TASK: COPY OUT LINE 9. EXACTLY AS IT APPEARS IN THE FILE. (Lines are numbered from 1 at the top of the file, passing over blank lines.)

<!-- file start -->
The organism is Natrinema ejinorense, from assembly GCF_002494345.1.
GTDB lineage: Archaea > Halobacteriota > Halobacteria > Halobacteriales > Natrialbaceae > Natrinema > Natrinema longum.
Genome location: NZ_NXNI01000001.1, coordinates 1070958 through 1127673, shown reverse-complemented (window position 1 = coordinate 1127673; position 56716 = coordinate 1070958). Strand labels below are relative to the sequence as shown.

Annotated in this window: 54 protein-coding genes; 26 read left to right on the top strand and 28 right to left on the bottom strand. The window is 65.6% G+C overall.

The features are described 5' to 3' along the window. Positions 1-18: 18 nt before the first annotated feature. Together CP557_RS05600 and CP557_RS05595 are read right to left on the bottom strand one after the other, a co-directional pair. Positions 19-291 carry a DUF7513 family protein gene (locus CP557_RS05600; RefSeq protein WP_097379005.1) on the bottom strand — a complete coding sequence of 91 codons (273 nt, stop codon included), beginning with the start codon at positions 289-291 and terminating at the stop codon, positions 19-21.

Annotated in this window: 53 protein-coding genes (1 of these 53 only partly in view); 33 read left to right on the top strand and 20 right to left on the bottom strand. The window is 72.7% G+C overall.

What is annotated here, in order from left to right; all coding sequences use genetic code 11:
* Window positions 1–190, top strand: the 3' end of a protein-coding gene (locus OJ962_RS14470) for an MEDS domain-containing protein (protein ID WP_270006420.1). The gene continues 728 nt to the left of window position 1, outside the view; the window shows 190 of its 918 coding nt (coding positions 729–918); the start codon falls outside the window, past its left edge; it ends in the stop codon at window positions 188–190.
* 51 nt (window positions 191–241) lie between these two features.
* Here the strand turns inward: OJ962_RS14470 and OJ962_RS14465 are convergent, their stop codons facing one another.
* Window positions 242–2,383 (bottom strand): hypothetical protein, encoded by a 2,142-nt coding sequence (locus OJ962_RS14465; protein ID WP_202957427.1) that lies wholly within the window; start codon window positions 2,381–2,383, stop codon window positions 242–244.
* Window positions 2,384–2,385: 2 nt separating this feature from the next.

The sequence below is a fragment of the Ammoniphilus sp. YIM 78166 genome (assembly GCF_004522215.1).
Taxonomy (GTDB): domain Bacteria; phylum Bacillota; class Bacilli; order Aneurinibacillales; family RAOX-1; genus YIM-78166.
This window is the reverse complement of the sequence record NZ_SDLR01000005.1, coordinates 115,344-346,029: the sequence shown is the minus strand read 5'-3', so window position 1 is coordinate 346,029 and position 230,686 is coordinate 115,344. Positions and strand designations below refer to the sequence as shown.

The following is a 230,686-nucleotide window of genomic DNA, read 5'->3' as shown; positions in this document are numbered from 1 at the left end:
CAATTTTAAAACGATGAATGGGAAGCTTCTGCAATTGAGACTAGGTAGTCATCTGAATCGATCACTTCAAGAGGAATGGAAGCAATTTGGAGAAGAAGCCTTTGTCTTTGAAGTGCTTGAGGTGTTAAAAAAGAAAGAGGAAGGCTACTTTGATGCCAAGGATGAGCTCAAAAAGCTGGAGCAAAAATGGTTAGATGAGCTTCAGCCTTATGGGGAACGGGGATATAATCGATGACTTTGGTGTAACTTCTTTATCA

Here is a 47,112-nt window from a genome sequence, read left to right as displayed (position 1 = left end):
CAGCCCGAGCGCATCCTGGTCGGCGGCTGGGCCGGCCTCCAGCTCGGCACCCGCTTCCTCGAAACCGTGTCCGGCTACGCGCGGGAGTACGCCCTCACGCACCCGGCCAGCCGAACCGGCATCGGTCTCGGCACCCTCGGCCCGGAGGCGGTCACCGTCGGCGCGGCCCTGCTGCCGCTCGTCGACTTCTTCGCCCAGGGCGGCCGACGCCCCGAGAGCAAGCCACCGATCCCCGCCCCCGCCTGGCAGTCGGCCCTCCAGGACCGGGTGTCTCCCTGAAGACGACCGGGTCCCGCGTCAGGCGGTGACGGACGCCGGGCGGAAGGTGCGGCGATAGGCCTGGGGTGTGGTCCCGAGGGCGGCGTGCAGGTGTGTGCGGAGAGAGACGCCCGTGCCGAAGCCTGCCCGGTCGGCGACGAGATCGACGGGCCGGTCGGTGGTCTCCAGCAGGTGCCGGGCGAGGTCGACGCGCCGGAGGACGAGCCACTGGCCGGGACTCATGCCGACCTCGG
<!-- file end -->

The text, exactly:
* 51 nt (window positions 191–241) lie between these two features.